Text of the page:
Planning for Sustainable Regional Economic Development

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Tompkins Weekly 9/5/11
by Gay Nicholson

Governor Cuomo recently announced a new approach to solving the state’s growing economic problems. With the formation of 10 regional economic development councils, Cuomo hopes to channel all state and federal resources for job creation and business development through a more coordinated, appropriate, and community-based framework for growth. The Southern Tier regional council will be co-chaired by Cornell President David Skorton and Corning CEO Tom Tranter, and includes 30 municipal, academic, and business reps from the 8 counties in the region.

According to their public input survey, they want to develop a “5-year plan for long-term, sustainable regional economic development” based on “community-driven strategies for job creation” that “comprehensively address regional needs and priorities.” The structure of the survey reveals assumptions that university-based tech transfer, gas drilling, agriculture, tourism, air and interstate transport, and existing global businesses are the primary engines for economic development and the likely sites for investment of public tax dollars. Absent from the survey are questions related to the elements of a truly sustainable economy or the distribution of jobs and investment across income classes.

Fundamental to a sustainable economy is the preservation of natural systems – our underlying life support that allows human societies to function. Also fundamental to the concept of sustainability is a focus on enabling the well being of everyone. If Cuomo and the regional councils are serious about long-term sustainability, they need to abandon the failed models of growth capitalism and globalization that tend to exploit natural systems, funnel wealth to elites, and utterly depend upon cheap fossil fuel. Designing for a sustainable and just economy is going to require radically different thinking on the part of the council members, who mostly represent institutions and industries following conventional economic models (which tend to engage in wishful thinking when it comes to calculations involving Earth’s resilience or the Market’s wisdom about fair distribution).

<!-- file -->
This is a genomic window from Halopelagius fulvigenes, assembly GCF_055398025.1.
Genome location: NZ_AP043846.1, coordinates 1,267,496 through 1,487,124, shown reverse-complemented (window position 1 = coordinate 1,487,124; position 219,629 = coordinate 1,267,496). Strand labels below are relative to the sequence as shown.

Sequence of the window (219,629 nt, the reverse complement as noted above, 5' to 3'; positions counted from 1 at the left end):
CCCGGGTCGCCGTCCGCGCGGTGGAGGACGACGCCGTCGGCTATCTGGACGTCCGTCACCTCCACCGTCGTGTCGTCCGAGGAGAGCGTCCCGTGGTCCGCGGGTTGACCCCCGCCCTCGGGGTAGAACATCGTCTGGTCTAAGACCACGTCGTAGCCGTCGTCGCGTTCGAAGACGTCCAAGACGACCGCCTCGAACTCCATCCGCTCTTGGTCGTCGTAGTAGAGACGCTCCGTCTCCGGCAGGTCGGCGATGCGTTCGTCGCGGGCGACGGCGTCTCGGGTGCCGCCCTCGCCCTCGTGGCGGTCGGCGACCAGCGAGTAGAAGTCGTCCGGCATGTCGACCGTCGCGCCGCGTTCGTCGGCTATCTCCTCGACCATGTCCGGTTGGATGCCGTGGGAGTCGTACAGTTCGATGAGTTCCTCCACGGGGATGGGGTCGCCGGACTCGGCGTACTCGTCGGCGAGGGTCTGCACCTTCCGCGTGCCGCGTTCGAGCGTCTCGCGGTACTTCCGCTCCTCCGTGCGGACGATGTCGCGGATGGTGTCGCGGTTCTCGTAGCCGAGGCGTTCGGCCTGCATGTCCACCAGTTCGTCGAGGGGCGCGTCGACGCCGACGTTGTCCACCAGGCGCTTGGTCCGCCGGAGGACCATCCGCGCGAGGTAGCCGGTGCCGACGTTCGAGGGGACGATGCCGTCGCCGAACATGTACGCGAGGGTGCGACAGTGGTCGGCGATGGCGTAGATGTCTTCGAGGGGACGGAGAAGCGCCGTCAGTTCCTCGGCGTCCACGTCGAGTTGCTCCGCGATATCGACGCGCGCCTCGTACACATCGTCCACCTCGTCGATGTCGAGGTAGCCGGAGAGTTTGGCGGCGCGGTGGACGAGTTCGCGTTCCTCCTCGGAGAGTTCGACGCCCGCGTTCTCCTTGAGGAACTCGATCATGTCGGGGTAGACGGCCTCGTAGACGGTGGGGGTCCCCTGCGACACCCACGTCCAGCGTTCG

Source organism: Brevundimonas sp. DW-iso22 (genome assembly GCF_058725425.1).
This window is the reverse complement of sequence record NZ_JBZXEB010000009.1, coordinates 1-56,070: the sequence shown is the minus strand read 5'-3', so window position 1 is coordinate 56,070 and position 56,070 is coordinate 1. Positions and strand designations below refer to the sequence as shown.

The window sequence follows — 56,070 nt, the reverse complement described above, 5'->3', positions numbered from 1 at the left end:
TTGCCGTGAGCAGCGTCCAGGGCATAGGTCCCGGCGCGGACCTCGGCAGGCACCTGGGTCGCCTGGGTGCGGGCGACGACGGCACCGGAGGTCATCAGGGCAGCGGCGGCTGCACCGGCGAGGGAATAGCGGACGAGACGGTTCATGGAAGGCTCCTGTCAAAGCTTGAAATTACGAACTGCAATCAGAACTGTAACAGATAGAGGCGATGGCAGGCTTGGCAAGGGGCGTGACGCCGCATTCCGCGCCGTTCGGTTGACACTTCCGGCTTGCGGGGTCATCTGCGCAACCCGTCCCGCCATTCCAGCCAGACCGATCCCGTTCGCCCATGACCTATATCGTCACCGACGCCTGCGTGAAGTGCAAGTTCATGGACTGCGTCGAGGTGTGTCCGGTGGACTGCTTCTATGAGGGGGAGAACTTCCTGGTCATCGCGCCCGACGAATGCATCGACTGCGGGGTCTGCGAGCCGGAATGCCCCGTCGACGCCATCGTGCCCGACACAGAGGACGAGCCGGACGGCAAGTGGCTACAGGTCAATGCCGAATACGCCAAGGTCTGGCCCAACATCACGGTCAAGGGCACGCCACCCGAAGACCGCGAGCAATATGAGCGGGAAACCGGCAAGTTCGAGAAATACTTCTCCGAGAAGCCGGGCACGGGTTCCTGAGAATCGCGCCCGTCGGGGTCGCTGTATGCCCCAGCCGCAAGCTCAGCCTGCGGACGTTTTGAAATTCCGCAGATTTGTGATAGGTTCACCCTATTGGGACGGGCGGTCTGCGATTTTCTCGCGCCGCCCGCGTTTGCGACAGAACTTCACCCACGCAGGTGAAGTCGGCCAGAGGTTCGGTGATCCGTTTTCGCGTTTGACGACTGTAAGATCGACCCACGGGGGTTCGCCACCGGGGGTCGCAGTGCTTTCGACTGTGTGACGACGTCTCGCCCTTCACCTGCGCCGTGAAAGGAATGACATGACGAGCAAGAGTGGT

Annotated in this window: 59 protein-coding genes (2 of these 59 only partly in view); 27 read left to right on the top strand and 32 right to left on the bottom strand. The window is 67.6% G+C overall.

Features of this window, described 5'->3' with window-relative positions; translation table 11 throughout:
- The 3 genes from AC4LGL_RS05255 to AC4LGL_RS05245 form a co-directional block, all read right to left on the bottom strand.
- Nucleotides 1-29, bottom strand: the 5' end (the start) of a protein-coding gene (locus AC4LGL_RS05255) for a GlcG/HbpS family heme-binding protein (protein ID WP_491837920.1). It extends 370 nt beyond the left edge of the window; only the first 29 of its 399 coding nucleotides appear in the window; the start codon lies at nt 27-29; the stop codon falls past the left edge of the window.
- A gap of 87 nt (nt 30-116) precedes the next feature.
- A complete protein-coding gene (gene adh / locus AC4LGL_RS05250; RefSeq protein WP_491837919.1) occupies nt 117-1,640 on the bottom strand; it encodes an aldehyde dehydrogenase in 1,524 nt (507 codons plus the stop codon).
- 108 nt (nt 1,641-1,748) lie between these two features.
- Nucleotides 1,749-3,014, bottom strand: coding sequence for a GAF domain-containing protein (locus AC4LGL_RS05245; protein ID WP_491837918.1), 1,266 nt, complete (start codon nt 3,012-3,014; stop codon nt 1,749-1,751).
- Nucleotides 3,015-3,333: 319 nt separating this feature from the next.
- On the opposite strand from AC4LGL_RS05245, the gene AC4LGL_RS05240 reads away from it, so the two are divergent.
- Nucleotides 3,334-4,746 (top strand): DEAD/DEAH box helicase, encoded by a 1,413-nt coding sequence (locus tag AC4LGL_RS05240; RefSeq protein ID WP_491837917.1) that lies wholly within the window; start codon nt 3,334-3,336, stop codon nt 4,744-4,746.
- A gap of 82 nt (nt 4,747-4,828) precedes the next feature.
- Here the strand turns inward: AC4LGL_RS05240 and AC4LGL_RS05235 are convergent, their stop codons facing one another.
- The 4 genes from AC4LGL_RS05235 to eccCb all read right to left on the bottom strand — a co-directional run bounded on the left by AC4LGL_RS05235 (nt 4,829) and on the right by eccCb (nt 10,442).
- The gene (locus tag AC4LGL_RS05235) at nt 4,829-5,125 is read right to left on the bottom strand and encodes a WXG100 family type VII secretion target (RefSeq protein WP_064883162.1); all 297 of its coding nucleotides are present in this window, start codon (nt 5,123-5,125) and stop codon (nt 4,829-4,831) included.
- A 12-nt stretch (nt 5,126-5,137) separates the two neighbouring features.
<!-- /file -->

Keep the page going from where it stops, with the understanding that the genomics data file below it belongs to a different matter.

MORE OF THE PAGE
How we should approach the challenge of designing for a sustainable economy has a lot to do with what we perceive the future to be like. Sustainability advocates point to the negative trends around climate change, more costly methods of fossil fuel extraction, collapse of global markets, and dwindling global water supplies. This leads us to put the focus on rebuilding local economic networks with a strong emphasis on food and energy security, and protection of fresh water supplies. A focus on restoring our regional food system and developing fossil-free energy sources would put many people to work while safeguarding the core economy needed for our basic existence. The greatest resilience would come if we made sure that food and clean energy jobs were filled by those shut out of technical or higher education careers. Everyone’s long-term interests will be protected when we design our economy to distribute ownership and profits throughout society. Historically, the upstate economy consisted of many modest-sized, locally-owned and interwoven enterprises. This supported a rich fabric of civic life, inventiveness, and pioneering social movements.  

It might not be considered glamorous to invest in small enterprises, worker-owned cooperatives, and local food and energy systems, but the concept of sustainability isn’t glamorous, merely pragmatic and fair. Spending our limited tax dollars on infrastructure and enterprises that rely on cheap fossil fuel and market demand in other countries is likely to be a poor investment given the trends we face. Putting a broad range of people to work in supplying our basic needs within our region will buffer us from perturbations in the global economy and prevent friction caused by high unemployment and destitution. High tech will certainly be a part of our future, but our universities, governments, and financial institutions need to make equal efforts to foster an economy that creates ownership and decision making power among people outside of the educated elite. 

The regional councils are asking for public input via their online survey until September 15 ( Though the survey is not designed to ask questions related to sustainability and social justice, there is plenty of space to write comments and provide feedback to the members of the council. Please take time to visit the site and share your thoughts and guidance on the choices we face in how to spend our public tax dollars and create an economy that works for all of us. Or join in person on September 8 from 6-8 pm at the Womens Community Building (register to speak via 

Gay Nicholson is President of Sustainable Tompkins and Founding President of the Green Resource Hub.

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